Making These Things Talk

After self-recognition and awareness, but before any real engagement, the phones must open a channel for communication, and commit to exchange data. Humans and other animals do this in a variety of ways using body language and sounds, and it can be as simple as acknowledging the presence of the other party, and recognizing this acknowledgement. As absurd as it might sound, in this case, each phone must be able to let other phones know when they know that they’ve been seen!

In order to accomplish this, we developed a simple method for audio communication between the phones. Even thought this first step consists of a simple language that is made up of only two phrases (“I see you” and “I know that you know that I’m here”), the idea is that it is extendable to include other phrases.

The first attempt was based on DTMF, the same kind of sounds that phones already use to communicate with each other. The idea was to encode a couple of phrases or letters using sounds made up of two pure sinusoidal waves. The following image of a DTMF waveform clearly shows the two frequencies that make up the sound.

A frequency analysis of this sound clearly shows the two peaks that correspond to the two dominant frequencies being played.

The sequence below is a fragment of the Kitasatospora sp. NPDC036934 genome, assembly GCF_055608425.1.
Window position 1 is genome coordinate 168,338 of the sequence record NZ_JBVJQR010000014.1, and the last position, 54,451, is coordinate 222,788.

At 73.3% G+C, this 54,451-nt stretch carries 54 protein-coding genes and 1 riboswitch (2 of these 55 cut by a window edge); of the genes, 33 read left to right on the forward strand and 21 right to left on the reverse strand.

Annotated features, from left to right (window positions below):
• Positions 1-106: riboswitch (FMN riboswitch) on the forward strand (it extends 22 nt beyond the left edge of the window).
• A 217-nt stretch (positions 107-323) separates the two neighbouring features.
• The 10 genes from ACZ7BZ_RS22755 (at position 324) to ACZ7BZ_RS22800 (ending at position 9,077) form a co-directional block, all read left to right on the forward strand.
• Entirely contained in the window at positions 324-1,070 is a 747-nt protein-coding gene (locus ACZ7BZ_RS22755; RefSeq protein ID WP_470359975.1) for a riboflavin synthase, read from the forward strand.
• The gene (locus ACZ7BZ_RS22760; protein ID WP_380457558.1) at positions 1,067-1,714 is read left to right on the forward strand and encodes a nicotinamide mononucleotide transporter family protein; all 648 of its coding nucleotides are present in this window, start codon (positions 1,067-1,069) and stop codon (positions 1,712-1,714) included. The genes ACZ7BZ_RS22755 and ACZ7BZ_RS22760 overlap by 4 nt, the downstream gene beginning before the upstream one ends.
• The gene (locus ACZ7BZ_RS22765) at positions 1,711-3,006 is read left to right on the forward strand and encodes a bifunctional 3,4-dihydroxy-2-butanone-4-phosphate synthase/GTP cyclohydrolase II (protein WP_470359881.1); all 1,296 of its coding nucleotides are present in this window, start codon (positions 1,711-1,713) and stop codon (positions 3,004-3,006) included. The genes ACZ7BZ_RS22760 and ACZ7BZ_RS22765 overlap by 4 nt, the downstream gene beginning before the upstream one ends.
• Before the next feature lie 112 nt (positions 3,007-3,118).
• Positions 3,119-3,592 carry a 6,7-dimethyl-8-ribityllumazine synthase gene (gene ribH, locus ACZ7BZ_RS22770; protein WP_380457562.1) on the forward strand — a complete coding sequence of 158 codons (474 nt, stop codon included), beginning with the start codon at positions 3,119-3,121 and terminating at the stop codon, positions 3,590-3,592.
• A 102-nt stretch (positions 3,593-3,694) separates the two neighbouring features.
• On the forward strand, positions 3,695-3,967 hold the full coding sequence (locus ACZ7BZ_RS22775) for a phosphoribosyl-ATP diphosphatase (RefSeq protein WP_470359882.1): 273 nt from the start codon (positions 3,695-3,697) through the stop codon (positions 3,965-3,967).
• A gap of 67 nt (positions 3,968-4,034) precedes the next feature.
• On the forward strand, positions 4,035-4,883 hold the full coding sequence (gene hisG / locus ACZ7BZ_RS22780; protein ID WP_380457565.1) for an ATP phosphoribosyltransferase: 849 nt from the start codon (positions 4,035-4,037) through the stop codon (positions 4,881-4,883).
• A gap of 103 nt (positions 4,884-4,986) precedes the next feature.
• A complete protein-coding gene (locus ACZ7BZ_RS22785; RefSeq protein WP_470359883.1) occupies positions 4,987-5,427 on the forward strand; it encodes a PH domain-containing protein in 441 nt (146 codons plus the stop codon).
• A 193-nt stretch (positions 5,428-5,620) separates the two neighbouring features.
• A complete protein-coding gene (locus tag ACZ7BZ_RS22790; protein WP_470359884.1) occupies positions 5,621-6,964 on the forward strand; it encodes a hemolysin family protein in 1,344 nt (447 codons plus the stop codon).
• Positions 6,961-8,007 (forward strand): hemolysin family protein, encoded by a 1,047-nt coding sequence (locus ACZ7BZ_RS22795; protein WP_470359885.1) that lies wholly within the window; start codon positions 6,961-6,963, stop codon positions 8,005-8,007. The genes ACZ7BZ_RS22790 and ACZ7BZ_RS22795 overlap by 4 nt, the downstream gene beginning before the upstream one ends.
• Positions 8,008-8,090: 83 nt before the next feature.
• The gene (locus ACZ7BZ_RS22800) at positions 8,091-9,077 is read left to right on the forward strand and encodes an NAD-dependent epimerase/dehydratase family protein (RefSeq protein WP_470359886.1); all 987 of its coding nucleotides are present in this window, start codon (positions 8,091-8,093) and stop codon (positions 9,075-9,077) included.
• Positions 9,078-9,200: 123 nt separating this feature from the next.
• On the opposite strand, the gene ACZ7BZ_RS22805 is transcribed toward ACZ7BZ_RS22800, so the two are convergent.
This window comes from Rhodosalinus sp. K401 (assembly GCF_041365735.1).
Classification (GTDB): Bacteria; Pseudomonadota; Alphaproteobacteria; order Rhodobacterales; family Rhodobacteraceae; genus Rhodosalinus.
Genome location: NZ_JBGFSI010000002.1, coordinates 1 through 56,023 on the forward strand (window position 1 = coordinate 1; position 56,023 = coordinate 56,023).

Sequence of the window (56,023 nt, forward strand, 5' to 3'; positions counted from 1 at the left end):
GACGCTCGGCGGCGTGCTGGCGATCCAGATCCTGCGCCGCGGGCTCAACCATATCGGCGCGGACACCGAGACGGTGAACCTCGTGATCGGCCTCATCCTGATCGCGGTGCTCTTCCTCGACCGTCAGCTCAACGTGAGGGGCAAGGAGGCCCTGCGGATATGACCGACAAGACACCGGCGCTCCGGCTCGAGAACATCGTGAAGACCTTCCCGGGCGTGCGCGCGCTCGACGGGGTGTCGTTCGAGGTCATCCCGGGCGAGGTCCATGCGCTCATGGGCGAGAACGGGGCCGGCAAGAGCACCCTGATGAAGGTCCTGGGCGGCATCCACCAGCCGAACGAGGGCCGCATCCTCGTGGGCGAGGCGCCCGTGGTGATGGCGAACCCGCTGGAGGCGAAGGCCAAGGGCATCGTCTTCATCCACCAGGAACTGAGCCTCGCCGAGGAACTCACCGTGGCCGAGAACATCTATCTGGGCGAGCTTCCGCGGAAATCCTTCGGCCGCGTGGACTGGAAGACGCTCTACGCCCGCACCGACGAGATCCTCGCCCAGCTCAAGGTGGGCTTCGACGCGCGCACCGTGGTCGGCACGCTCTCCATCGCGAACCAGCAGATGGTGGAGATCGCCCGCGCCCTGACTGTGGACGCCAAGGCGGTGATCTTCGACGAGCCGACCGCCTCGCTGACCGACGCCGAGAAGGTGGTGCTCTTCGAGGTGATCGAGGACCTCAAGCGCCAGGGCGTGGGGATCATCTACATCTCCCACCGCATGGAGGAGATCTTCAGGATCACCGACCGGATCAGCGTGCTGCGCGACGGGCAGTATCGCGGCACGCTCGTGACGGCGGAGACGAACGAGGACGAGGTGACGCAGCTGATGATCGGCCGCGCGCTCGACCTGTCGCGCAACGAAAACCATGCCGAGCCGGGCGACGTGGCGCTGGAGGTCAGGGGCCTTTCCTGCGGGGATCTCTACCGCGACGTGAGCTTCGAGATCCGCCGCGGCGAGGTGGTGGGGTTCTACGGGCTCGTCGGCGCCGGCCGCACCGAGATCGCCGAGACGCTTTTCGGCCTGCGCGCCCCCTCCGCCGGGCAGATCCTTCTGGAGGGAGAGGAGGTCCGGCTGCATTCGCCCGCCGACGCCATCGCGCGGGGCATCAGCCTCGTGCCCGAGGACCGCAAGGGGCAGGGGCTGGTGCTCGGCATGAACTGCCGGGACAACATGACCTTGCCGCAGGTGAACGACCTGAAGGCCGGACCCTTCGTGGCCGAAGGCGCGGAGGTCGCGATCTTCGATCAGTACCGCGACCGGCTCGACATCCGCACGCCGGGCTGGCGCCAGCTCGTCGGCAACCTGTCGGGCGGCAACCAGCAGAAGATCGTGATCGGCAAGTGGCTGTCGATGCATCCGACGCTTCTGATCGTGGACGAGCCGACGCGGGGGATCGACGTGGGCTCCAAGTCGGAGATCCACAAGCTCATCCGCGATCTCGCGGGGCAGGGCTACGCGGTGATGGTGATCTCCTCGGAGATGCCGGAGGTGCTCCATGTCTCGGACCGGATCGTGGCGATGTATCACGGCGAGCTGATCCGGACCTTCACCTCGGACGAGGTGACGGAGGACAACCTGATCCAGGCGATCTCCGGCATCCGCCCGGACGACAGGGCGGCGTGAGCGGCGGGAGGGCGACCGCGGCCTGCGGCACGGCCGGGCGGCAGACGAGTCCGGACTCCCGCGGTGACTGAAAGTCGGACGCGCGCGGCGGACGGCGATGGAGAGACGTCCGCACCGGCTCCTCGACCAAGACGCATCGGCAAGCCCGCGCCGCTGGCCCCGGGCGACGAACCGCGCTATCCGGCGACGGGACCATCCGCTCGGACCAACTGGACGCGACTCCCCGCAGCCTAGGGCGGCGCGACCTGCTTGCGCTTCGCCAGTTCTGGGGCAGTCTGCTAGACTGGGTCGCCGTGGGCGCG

Initial tests seemed promising, but detecting specific tones in the presence of other sounds, including ambient noise, proved to be more challenging.

We also tried to detect tone differences instead of specific tones. In this technique, the sound messages are still made up of two sine waves, but unlike DTMF the frequencies of these sine waves are always changing, while their difference is kept the same. For example, a sound could be made up of the following frequency pairs while trying to transmit a tone difference of 500Hz: 1400Hz-1900Hz, 2000Hz-2500Hz, 700Hz-1200Hz, etc.

This was motivated by the intuition that if the tones could skip around the spectrum, maybe they would be less susceptible to ambient noise. The following picture shows the waveform of one of these “skipping frequency-difference” sounds, and in it we can see the points where the two frequencies change.

While these sounds might be less susceptible to ambient noise interference, calculating their specific difference also proved to be challenging. We suspect this has to do with how quickly and accurately the phones can perform the frequency analysis.

So, instead of detecting specific tones or tone differences, we decided to detect quick changes in pitch. This way the specific frequencies are not as important and we can use frequencies that minimize ambient interference. For our particular language made up of two phrases, this means we can get away with simple sequences of rising and falling pitches. For example, a sequence of four rising tones can mean one phrase and a sequence of four falling tones the other. This is what the two phrases look like, and sound like.

We coded a simple Android app to test this communication protocol, using the JTransforms library for doing the frequency analysis.